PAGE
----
Lady Antebellum

Lady Antebellum's truth is in the music. But the alchemy which forged this six time Grammy award winning trio extends beyond its signature vocal blend and heartfelt song-writing gifts. With a self-titled double platinum debut album and triple platinum second effort—Need You Now—it's easy to applaud their amazing achievements, but equally sig-nificant is the underlying importance of the group's shared heartbeat.


"That's the core of our group, how we started," says Dave Haywood, harmony singer and multi-instrumentalist. "What spawned our friendship was that special writing chemis-try. That's when we are the happiest, just sitting in a room together making music."


"Maybe it's a self preservation kind of thing," agrees co-lead singer Hillary Scott. "Especially on the road we have to work to nurture our relationship. I write so much from about what is happening in my life and the people closest to me, so knowing my friends care about what is going on in my life outside of Lady A, makes me more likely pour it all out into a song."


“Writing lets us chill and slow down a bit," says Charles Kelley whose edgy lead vocals merge and weave with Hillary’s velvet tone."


Lady Antebellum formed in 2006. Hillary and Charles decided to try writing together after a chance meeting at a Nashville music spot. Charles and his high school musician friend and co-writer Dave Haywood were living with Charles' brother Josh Kelley at the time. Late night songwriting sessions with the new trio soon became the genesis through which they discovered the remarkable emotional effect that was created when Charles and Hillary's vocals blended. With Dave's harmony sounds and instrumental prowess added to that mix the three young musicians realized they might not just be writing songs for other people, but perhaps would get to perform them, too. A Music Row "buzz" began to spread as the newly-formed trio started making appearances on local stages.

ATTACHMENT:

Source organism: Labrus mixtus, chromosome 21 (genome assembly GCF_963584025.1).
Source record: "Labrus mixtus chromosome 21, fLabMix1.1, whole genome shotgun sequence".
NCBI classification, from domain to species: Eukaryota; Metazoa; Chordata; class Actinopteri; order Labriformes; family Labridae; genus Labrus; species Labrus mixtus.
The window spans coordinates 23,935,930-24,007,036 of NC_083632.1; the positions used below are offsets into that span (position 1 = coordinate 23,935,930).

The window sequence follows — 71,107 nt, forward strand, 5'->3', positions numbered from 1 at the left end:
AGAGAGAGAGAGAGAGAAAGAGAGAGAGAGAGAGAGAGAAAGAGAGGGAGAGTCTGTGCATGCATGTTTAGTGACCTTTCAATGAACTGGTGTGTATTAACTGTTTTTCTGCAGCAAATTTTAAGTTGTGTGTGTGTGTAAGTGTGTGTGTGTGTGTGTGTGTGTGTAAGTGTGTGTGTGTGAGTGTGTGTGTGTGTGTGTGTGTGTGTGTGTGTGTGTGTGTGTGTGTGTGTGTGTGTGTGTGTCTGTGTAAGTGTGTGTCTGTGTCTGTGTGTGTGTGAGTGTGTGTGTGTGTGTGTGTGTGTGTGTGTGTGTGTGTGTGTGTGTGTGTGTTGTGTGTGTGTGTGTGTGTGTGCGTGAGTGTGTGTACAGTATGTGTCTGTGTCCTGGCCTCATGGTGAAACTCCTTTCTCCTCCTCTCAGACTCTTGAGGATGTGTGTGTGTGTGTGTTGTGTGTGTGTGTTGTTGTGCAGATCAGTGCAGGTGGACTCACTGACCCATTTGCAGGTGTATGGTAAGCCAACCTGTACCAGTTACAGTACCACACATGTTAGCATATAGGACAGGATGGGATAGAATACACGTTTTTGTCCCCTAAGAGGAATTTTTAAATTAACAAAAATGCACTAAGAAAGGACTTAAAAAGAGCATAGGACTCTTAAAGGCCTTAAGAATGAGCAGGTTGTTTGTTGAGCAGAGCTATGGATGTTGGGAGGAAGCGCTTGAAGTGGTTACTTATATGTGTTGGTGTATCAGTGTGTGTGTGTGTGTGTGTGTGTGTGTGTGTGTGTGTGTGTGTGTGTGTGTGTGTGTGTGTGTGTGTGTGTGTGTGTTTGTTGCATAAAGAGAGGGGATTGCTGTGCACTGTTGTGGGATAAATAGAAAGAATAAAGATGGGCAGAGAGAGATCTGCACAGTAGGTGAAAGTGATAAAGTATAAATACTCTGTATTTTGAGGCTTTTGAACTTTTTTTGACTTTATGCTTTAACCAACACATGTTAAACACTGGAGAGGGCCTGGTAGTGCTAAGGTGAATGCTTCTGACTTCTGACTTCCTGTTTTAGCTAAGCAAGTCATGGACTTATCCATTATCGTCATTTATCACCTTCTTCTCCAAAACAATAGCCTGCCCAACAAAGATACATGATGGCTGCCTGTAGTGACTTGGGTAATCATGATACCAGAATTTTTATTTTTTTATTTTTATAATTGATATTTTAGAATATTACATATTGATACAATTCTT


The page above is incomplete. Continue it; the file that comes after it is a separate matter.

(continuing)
Soon key tastemakers began to believe in the group, including producer Paul Worley who has worked on all three Lady A albums. By April 2007, a blink of an eye in music industry time, Capitol Nashville had signed Lady Antebellum to a record deal and the trio began to ascend toward the constellation of country music stars with powerful hits such as "Love Don't Live Here," and "I Run To You."


The group's second album, Need You Now (released Jan. 2010) took the band to an even larger audience. To date the album has sold over five million copies worldwide, spawning three multi-week No. 1 hits (“Need You Now,” “American Honey” and “Our Kind of Love”), and scored five Grammy Awards. It has also received over a dozen other award show trophies. ‘Need You Now’ introduced the world, outside North America, to Lady Antebellum. The single was a huge airplay hit around the globe, reaching the No. 1 spot in numerous markets and achieving Top 5 Airplay in 30 countries world-wide. The album has sold in excess of one million units outside the US, and ‘Need You Now’ remains in the airplay charts more than 18 months since release.


"We never expected to be thrust into the international spotlight in the way that we were…from the success of just one song," says Kelley. "It was six months or so after the album came out that we were finally able to go play overseas. When we got there, we were floored at the life that 'Need You Now' had taken on. The power of that one song really changed the scope of our entire career at home and in all these places we had only dreamed of playing."